William Lane Craig is one of those sophisticated philosophers who has been vocal in his criticism of Dawkins. But I have to give him credit in this case, anyway. While most theists seem to think that Dawkins asked "Who made God?" in response to the Cosmological Argument, Craig at least correctly recognizes which theistic argument Dawkins was addressing, and he accords it a measure of legitimacy by responding. But in my opinion, his response is exactly the kind of unsatisfying non-answer that justifies people like Dawkins or Russell continuing to ask "Who made God?" Craig's reply to Dawkins is: The explanation (God as designer) doesn't require an explanation.
But sophisticated philosophy notwithstanding, this isn't a real answer. This is evading the question. If you reason that all complex things are explained by an intelligent designer, but then say that the designer is exempt from the same reasoning, then your reasoning is not self-consistent. It's called special pleading. It is providing a special exemption to the rule that you say should apply to everything else.
I'm sure most theists believe in the Principle of Sufficient Reason, which says that everything must have an explanation. And now Craig is claiming that that's not true. But Craig, in an effort to avoid the appearance of special pleading, tries to make the case that explanations are generally not required. This is his specific claim:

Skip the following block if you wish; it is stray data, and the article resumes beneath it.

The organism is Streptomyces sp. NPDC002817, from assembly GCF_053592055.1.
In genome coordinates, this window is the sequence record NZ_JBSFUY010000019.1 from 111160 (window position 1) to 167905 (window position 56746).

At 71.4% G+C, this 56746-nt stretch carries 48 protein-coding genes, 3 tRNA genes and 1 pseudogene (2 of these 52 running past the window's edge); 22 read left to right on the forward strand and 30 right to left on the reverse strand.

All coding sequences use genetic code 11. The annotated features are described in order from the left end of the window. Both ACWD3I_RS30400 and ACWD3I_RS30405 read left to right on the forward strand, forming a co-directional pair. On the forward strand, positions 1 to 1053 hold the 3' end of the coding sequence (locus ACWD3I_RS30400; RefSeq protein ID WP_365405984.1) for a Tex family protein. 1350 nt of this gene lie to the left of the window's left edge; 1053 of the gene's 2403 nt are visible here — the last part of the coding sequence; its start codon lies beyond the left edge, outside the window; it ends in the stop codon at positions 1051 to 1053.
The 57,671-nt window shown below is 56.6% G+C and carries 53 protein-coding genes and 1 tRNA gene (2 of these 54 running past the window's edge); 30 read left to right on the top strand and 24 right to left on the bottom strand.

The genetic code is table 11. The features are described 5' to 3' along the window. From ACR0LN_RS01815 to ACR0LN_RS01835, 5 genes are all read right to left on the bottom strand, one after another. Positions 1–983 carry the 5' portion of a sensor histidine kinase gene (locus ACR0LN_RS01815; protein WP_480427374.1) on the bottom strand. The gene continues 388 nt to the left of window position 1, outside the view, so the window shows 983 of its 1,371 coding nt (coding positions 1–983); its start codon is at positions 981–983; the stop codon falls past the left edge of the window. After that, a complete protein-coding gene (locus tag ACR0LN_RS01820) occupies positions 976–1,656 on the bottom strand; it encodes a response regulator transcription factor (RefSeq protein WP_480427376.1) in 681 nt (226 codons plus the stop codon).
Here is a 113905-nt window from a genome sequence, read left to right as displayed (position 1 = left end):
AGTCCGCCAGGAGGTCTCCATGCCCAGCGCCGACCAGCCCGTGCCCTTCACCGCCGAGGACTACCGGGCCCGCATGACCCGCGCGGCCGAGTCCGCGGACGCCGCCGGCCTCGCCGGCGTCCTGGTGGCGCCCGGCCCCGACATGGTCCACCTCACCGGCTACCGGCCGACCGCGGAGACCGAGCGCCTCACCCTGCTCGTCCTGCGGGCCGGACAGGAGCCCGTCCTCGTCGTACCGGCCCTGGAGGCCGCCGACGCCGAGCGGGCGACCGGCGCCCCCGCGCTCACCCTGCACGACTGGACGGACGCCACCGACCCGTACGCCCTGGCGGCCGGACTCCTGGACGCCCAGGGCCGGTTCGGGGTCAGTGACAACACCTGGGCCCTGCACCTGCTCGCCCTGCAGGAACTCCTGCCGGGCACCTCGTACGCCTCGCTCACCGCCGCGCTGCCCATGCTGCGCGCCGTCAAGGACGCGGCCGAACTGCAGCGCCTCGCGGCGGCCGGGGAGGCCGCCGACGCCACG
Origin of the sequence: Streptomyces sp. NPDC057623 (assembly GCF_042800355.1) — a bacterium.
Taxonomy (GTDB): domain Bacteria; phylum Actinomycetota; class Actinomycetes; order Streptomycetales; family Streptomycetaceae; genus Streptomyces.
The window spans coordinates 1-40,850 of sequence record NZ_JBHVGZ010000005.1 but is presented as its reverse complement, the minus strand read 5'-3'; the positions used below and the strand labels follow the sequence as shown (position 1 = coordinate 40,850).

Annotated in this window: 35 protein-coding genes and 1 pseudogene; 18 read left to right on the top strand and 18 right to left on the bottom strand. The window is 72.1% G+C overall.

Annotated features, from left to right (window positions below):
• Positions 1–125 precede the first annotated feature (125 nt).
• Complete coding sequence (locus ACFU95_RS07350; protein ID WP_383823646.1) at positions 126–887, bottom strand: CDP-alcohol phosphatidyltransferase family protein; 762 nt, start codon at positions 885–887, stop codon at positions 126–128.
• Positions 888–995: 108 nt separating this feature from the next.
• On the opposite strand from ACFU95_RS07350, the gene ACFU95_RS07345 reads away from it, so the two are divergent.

In order to recognize that an explanation is the best, you don't have to be able to explain the explanation.And he backs it up by giving some examples, including this:
Suppose astronauts were to find on the backside of the moon a pile of machinery that had not been left there by American or Russian cosmonauts. What would be the best explanation for that machinery? Clearly it would be some sort of extraterrestrial intelligence that had left that machinery there, and you don't have to have an explanation of who these extraterrestrials were or how they got there ...Really? According to Craig, the discovery of alien artifacts on the moon would be explained by "some sort of extraterrestrial intelligence", and then everyone would be happy, and no further questions should be asked about who they are or where they come from. Our philosophical explanation, "some sort of extraterrestrial intelligence", needs no further explanation, and it would be stupid for some philosophically ignorant scientist to ask "Where did they come from?" Craig is conflating two very different things. One is the idea that there is no possible explanation for what is postulated, and the other is that the explanation is unknown at present.
This is what passes for philosophically sophisticated logic in the land of the theistic delusion, but I don't buy it. There is no explanation for the omniscience of God, and they know it. Nor is there any good reason to think that such a thing is required to produce the world as we know it, given our scientific explanations of how complex order arises without the involvement of any intelligent designer. The theist, having no solid basis for postulating God as the intelligent designer, is left with trying to discredit those who would dare to cast doubt on his reasoning. There's an elephant in the room that he refuses to acknowledge. It's called science.